[EDITORIALS]A president on hunger strike

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[EDITORIALS]A president on hunger strike

It was recently reported that Park Jae-yoon, president of Busan National University, had begun an indefinite hunger strike inside his school in support of a plan to build a second campus in Yangsan, South Gyeongsang province.

Watching Mr. Park's sit-down demonstration, we are at a loss. He served as a Blue House senior secretary for economic affairs and as finance minister and commerce minister in the early 1990s. Mr. Park reportedly began his action as the university's plan for the second campus, which has been progressing for several years, hit a wall; the Busan Metropolitan City Government and local politicians opposed the plan and demanded that the new campus be built in Gijang-gun, Busan.

Whether Busan National University builds its second campus in Yangsan or Gijang is not a matter in which we should intervene. Still, a university president is a symbol of intellect and the teacher of youngsters preparing for the future. He should pay special attention to his choice of every word and action, and should be distinguishable from ordinary people. As Mr. Park himself acknowledged at a press conference, a hunger strike is an "abnormal and shameful" move for a university president. People and special interest groups in our society continuously carry out group actions and demonstrations. Under such deplorable circumstances, even a university president joined a hunger strike. How can we possibly find him different from ordinary men? We worry what lessons students will learn from such a teacher.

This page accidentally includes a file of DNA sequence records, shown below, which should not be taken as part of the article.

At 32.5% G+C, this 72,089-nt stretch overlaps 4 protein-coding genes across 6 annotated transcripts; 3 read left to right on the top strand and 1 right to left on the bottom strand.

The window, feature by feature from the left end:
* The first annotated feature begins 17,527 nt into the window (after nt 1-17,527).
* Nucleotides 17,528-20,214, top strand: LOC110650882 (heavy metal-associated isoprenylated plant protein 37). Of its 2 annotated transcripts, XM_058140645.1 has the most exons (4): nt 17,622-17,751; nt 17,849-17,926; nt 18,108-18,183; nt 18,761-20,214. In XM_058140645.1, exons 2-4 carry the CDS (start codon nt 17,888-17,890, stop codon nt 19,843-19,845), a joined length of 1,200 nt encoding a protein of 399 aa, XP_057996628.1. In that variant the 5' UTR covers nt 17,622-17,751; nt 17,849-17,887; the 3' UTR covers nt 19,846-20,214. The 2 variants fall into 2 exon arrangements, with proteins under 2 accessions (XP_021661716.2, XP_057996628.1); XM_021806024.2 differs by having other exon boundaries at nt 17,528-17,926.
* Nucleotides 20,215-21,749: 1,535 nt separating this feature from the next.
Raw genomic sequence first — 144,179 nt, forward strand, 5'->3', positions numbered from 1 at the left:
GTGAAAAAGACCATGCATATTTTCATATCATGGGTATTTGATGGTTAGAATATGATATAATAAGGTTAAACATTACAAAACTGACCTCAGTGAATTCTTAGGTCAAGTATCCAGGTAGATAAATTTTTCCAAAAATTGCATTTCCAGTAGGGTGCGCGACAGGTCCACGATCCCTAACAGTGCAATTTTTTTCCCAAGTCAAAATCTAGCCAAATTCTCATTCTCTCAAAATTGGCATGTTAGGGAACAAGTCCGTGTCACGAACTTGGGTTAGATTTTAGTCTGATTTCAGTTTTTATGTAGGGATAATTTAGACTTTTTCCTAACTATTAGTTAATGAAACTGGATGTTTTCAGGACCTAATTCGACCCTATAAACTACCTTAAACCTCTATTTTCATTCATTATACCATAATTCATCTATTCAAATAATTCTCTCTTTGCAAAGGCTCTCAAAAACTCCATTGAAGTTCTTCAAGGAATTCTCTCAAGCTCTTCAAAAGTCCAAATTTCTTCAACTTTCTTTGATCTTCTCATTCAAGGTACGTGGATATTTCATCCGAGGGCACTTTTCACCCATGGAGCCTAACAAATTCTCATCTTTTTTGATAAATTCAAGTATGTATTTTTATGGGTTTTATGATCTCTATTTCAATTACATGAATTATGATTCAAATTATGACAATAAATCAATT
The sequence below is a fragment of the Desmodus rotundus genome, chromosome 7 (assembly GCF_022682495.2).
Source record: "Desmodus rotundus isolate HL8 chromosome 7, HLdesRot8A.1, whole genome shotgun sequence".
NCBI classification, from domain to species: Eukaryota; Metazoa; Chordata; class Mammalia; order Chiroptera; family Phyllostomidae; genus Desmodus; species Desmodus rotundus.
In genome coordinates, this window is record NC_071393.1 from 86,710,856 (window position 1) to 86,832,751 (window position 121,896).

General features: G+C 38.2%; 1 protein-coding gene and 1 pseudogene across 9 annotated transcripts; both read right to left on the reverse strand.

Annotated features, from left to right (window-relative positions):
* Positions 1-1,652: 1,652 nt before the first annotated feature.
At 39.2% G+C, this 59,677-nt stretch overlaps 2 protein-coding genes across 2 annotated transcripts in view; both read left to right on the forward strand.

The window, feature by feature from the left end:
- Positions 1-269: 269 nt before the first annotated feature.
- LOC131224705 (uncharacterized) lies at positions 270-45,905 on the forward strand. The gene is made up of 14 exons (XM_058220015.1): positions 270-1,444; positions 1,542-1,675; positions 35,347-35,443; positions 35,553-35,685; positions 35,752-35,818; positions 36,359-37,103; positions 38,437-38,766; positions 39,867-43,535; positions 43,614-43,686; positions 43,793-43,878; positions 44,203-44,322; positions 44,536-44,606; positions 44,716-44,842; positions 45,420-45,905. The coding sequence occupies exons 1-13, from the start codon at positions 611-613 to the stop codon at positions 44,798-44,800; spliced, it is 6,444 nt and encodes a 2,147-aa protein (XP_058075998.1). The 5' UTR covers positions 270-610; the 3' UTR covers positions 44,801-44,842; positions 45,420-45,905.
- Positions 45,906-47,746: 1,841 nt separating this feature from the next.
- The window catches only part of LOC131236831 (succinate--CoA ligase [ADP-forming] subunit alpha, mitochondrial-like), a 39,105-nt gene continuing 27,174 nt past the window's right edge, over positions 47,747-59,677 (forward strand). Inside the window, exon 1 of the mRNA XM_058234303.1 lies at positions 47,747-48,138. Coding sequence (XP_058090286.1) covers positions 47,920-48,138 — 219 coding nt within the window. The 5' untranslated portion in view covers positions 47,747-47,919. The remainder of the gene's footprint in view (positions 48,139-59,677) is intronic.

It is important to consider why the situation has gotten to this point. The government of Busan and the university never listened to each other, but only raised their own voices. The Education Ministry has done nothing. How can the problem be solved in this way? In order to clear doubts that the Busan government's argument is a strategy to win votes at local elections, the city should begin sincere talks with the university, instead of fretting that Busan's industry will suffer from a brain drain. If the city fails to persuade the university after serious talks, the university should make its final choice in order to enhance the school's competitiveness. Mr. Park should stop his hunger strike and resolve the dispute through talks.
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